It's pretty simple and it happens all the time. A political hack like Christine Quinn (A) provides taxpayer funds to another political hack, like Brooklyn Borough President Marty Markowitz (B). Money goes from A to B, and some time later an endorsement comes from B to A, the latter of whom is seeking higher office.
They deny any connection. They say the endorsement is because of her "overwhelming competence and accomplishments."
It's like politicians who facing a sex scandal and who resign to "spend more time with their families." Everyone knows it's crap, except maybe the press who seem to accept the excuse as fact.
It is telling that before he was Borough President, Markowitz -- a state senator -- was known as "Mr. Tenant" from his unyielding support for tenants.
That came to an end once he was elected Borough President. Same too for Quinn. Before she entered City Council, she had a record as a tenant advocate. Like Marty, that ended once she had access to money and her ambition ramped up.
And while Markowitz will be out of office by the end of the year, you can be certain he's thinking about becoming a City Commissioner in a Quinn administration.
How many others are in the same relationship with Quinn?
Look at Tom Duane, Quinn's predecessor in City Council and for the last fourteen years, a state senator. He resigned last year allowing Brad Hoylman, the former General Counsel for the Partnership for New York City (the landlord and developer trade association), to become the new state senator without any serious opposition. You can be sure Duane is looking for a job with Mayor Quinn.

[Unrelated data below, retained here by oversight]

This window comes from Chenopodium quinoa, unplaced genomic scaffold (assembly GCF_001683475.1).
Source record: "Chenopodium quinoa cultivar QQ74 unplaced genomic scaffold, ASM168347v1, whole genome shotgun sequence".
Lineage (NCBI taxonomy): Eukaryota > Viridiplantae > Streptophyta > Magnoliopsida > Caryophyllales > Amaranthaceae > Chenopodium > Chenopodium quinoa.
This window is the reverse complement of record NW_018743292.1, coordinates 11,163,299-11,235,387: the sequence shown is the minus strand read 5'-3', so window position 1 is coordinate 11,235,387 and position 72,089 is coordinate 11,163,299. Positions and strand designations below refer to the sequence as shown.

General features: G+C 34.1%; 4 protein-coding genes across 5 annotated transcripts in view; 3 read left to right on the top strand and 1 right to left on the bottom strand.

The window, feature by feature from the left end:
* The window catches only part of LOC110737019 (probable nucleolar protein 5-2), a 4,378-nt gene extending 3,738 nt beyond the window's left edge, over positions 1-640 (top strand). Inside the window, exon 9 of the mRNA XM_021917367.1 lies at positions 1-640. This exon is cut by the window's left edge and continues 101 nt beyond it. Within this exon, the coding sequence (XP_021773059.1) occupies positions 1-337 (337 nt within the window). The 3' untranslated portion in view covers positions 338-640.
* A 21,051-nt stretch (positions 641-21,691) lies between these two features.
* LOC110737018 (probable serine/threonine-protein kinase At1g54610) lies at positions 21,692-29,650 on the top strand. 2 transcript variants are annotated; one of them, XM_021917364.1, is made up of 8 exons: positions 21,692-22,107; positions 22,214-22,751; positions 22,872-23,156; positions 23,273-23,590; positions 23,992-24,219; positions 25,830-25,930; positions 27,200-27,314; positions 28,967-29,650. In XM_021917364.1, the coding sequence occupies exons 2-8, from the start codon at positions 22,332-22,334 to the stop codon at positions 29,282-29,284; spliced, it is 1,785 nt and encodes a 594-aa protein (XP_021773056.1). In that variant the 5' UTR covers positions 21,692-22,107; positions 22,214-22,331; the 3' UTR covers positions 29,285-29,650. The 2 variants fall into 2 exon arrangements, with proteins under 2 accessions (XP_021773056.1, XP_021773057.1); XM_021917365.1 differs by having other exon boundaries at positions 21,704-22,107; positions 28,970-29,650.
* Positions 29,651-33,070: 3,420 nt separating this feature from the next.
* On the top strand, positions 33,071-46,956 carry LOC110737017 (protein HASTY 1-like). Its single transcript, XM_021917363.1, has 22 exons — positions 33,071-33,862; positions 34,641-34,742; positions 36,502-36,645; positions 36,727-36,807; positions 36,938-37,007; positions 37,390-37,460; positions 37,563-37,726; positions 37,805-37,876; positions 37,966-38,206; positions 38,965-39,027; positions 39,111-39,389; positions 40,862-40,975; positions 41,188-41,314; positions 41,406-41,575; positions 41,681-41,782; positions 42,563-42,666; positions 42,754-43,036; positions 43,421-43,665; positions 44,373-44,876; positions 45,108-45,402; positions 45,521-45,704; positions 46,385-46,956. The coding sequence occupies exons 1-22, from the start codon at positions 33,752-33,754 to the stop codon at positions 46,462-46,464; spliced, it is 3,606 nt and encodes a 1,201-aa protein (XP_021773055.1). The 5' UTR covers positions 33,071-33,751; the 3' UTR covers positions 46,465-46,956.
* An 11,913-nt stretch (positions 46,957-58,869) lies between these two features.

In City Council you can almost count the participants in this incestuous type of bribery by the members of the body itself.
Indeed, it is just like the Slush Fund for which Quinn so far has escaped accountability.
For council members, the fear is well documented and real. If you don't agree to endorse Quinn, not only will you not get the goodies she can bestow on your local political cronies, you might also get punished by having funds withheld for seniors and youth programs in your district.
Those who haven't played Quinn's game, and who have suffered include Tony Avella, Charles Barron, Betsy Gotbaum, Peter Vallone, Jr. and Elizabeth Crowley. Many more have been threatened.
After the jump, see how Crains New York detailed Quinn's bribery of Marty Markowitz.
Quinn directed more than $1M to Markowitz charities
Crains New York
by Chris Bragg
April 18, 2013
On Thursday, Brooklyn Borough President Marty Markowitz endorsed Council Speaker Christine Quinn of Manhattan for mayor. While two of her rival candidates have deep Brooklyn roots, Ms. Quinn has directed more than $1 million to three nonprofits closely tied to Mr. Markowitz and his office over the past three city budgets, records show.
In 2013, $175,000 went to Best of Brooklyn, one of the nonprofits, and since 2011, another $400,000 went to the Martin Luther King Jr. concert series. And since 2011, another $450,000 has gone to the Seaside Summer Concert Series. All the member items are designated as being from the "Council," which in essence means they were under the speaker's direct control. Both concert series, which are popular, free to attend and typically feature high-profile performers, are heavily touted and treasured by the borough president, who also secures corporate sponsorship for them.
"My endorsement of Speaker Quinn is reflective of her overwhelming competence and her long list of accomplishments as City Council Speaker," said Mr. Markowitz in a statement. "The City Council's support for these non-profit organizations helps to improve the lives of tens of thousands of Brooklyn residents and businesses from boosting tourism to providing free concerts. I commend not just Speaker Quinn, but the speakers before her and the entire Brooklyn City Council delegation for their role in this funding and all funding for Brooklyn non-profits."